Vancouver-based Riverview Bancorp, parent of Riverview Community Bank, on Monday reported a loss of $12.8 million for the company’s fiscal fourth quarter ending March 31. It was the bank’s second straight quarterly loss, and it raised Riverview’s net loss for the full fiscal year to $28.5 million, or $1.28 per share.The report didn’t come as a surprise. Riverview disclosed last month that it would add up to $15 million to loan-loss reserves, and it had predicted a net quarterly loss of 55 to 60 cents per share. In its Monday earnings report, the bank said the actual amount of the quarterly loan loss set-aside was $14.3 million and it pegged the bank’s loss at 57 cents per share. Riverview’s set-aside for troubled loans now stands at $18.6 million.Riverview struggles reflect the continuing weakness of the local real estate market, where most of the bank’s troubled loans reside. In a news release, Riverview said it increased its provision for loan losses after obtaining updated proposals on several properties, and in response to the bank’s ongoing loan reviews.“For the second consecutive quarter, we have significantly increased our loan-loss provision in an effort to position Riverview for recovery in an economy that remains sluggish,” said Pat Sheaffer, Riverview’s chairman and CEO, in a news release. “We continue to focus on strengthening the bank and working diligently, side by side with our clients, on problem assets. Riverview remains an important economic participant as one of the few community banks in the region and the only community bank headquartered in Clark County.”Regulatory changesThe set-aside amount represents 2.7 percent of total loans and 41.3 percent of non-performing loans, the bank said. But those loans are increasing, at least on paper, in part due to regulatory changes unleashed by new federal oversight rules. Riverview’s nonperforming loans increased to $45 million, or 6.6 percent of all loans, at the end of the quarter. By comparison, such non-performing loans represented 4.6 percent of Riverview’s portfolio on Dec. 31, and just 1.8 percent on March 31, 2011.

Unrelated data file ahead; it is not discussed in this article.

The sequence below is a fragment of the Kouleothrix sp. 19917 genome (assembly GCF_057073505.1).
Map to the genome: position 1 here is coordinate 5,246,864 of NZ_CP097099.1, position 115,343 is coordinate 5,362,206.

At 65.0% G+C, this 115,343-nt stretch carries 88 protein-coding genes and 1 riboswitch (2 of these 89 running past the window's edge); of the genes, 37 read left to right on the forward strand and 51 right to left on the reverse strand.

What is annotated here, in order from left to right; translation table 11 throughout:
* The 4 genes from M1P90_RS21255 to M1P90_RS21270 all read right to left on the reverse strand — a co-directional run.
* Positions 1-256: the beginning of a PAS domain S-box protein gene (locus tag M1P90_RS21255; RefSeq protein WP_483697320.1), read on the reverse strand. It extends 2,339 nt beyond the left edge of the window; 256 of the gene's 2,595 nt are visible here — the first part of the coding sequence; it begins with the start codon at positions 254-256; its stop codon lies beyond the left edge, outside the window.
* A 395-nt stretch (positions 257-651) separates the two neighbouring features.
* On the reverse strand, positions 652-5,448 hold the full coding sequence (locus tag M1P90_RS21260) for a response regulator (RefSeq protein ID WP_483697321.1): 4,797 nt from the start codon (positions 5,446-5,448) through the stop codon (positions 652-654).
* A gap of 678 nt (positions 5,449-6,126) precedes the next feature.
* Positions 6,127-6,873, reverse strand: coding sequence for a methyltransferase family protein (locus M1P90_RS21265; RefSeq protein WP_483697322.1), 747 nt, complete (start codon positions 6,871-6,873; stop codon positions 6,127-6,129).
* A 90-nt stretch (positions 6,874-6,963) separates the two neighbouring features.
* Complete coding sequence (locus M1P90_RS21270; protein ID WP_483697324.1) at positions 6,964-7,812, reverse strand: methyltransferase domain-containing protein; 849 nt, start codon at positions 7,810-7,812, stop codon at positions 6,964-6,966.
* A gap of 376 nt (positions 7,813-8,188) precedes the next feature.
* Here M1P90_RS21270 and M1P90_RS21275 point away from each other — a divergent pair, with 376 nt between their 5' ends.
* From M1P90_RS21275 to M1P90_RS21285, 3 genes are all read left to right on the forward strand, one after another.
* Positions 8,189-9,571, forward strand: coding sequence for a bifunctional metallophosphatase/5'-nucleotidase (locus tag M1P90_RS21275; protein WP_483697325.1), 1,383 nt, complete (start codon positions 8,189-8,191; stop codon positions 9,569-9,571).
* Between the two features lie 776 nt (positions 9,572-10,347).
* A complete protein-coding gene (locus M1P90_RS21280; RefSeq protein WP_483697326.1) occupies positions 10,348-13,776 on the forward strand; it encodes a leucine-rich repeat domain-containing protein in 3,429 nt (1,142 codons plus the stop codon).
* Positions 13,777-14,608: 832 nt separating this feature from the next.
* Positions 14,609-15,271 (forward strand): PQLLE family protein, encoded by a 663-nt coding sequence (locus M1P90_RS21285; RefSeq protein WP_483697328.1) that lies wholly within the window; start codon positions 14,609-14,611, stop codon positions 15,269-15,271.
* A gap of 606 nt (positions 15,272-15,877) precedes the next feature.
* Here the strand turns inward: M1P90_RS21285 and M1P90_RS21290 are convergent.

Forget everything you think you know about dinosaurs.Researchers at the University of Hong Kong and Linyi University in China have reconstructed the first highly detailed body outline of a feathered dinosaur.Paleontologists mainly rely on fossilized remains—typically bones—to form a not-always-accurate idea of the shape of prehistoric creatures. A new laser-stimulated fluorescence (LSF) technique, however, provides better insight.Developed by Tom Kaye of the Foundation for Scientific Advancement, the approach uses high-power lasers to illuminate preserved soft tissues, making skin atoms literally glow in the dark.The University of Hong Kong“For the last 20 years we have been amazed by the wondrous feathered dinosaurs of Northeastern China. However, we never thought they would preserve soft tissues so extensively,” HKU paleontologist Dr. Michael Pittman said in a statement.In partnership with Linyi professors Wang Xiaoli and Zheng Xiaoting, Pittman & Co. were able to build a model of the feathered Anchiornis dinosaur—complete with contoured wings and legs, as well as foot scales.“The detail was so well lit that we could see the texture of the skin,” Pittman said.The University of Hong KongAnchiornis lived in the late Jurassic period (about 160 million years ago), close to the time paleontologists think birds first appeared, according to the University of Hong Kong.That’s a good hypothesis, it seems: Researchers discovered the shape of the four-winged dinosaurs’ arm is similar to modern birds, but with uniquely primitive characteristics, like feathers arranged evenly rather than in distinct rows.Recently published in the Nature Communications journal, Pittman and Wang’s work highlights details like the creatures’ “patagia-bearing arms, drumstick-shaped legs, and … slender tail”—features probably common among theropod dinos of that time.Now in high demand since their paper’s release on March 1, the team of scientists is busy traveling the globe, scanning specimens using its LSF technology. Watch: Hilarious T-Rex Race on Horse Track Goes ViralLego Captures Classic Jurassic Park Moments In Huge New Set Stay on target